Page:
The Royal Opera's new Ring cycle comes full circle, its heroes briefly immortalised in gold like outsized Oscar statuettes, its heroine duly lighting the touch-paper for the eradication of one era and the beginning of another. And as Wagner's "redemption of love" motif finally finds serenity in the strings, there is hope, too, that new beginnings may bring better endings.
Keith Warner's thoughtful, provocative and often thrilling staging has shed clutter and found clarity on its progress to "the twilight of the gods". If there's one criticism that can be justly levelled at the whole enterprise it's that there are simply too many ideas, some clearer and more purposeful than others. Or maybe it just takes time to fully digest them. Since when has any Ring cycle yielded all its secrets on a first viewing? Should it ever?
Let it never be said, though, that Warner does not think big. This Götterdämmerung sets forth like Siegfried's Rhine journey on "new adventures". The mountaineering ropes tell us that there are great heights to be scaled - and unfathomable depths to be plumbed. And as one of Wotan's ravens leads us on, fast-forwarding niftily through our superhero's cinematic voyage of discovery, the expectancy is palpable.
The arrival at Gibichung Hall - a strangely familiar vision of futuristic chic in Stefanos Lazaridis' design - plants the big directorial (and design) coup of the evening. The reflective glass-panelled interior is a chilling replica of the Tarnhelm, the magic helmet which Hagen will use in his plot to murder Siegfried and steal the ring. We are effectively inside the Tarnhelm. We are also very much inside Hagen's head as Warner has him sit through the remainder of the act watching his devilish plot unfold.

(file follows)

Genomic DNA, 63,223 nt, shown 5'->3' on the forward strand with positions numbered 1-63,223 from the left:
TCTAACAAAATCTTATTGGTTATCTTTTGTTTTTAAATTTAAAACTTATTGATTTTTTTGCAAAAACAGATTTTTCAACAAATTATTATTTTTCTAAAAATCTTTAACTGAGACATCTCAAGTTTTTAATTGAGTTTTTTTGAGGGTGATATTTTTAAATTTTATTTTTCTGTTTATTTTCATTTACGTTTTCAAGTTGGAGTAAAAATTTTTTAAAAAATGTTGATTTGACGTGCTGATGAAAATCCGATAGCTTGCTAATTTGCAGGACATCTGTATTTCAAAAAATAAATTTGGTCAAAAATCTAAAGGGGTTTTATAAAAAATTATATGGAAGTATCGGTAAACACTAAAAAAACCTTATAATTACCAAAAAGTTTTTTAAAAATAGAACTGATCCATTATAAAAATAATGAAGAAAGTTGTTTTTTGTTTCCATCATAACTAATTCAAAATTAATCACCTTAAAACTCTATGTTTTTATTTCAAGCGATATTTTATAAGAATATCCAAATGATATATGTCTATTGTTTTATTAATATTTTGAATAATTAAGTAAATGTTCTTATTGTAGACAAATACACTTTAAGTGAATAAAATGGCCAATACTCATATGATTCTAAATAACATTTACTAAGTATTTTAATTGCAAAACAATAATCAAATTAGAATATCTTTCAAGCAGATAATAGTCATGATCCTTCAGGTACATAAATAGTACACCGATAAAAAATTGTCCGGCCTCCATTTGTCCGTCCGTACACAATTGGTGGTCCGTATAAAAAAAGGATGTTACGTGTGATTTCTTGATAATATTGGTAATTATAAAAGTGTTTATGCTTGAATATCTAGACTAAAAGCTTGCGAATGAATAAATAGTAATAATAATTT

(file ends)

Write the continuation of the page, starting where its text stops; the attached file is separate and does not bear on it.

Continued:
Hagen is that great Wotan of yore - the magnificent John Tomlinson. Warner presents him as slick, dapper, bespectacled, and bookish - a dishonest broker. And you genuinely fear he will succeed, such is the way in which Tomlinson uses text like he and he alone owns it. His thuggishly Teutonic vassals don horned crash-helmets as they play rent-a-crowd for the arrival of the hapless Brünnhilde, the reluctant bride-to-be of Gunther, lord of the Gibichungs.
The Royal Opera's music director, Antonio Pappano, was at his dynamic best in this second act. But there was plenty of light and shade in his reading as a whole - mesmerising moments of stasis to counterbalance the irresistible freefall to catastrophe. Orchestral playing really doesn't get a whole lot better than this. How often does one hear such poetic horn playing in Wagner's opera? Only Siegfried's Funeral March failed to convey the enormity of the moment. Or maybe the image of the superhero rising from his death-throes in a determined effort to return the ring to his beloved Brünnhilde simply deflected some of its power. Time will tell.
Time will not, I suspect, do much to heal the vocal wear and tear on John Treleaven's Siegfried. Since last we heard him everything has become such a push that it's stressful just listening. Quite the opposite is true of Lisa Gasteen, playing Brünnhilde, who has blossomed in authority with the cycle and gives the performance of her career in this final instalment. There is some shortness at the top of the voice, but the middle is impressive, and her oneness with the character, her pride, passion, scorn and defiance - not least in the great scene with Mihoko Fujimura's sensationally good Waltraute - is wholeheartedly winning.
You really want her there to see the youth of humankind inherit the earth. A gigantic steel ring rises from the overflowing Rhine, a young girl confidently astride its inner edge. A new beginning. But the same old mistakes? Maybe the unanswered questions are the strength of this Ring.
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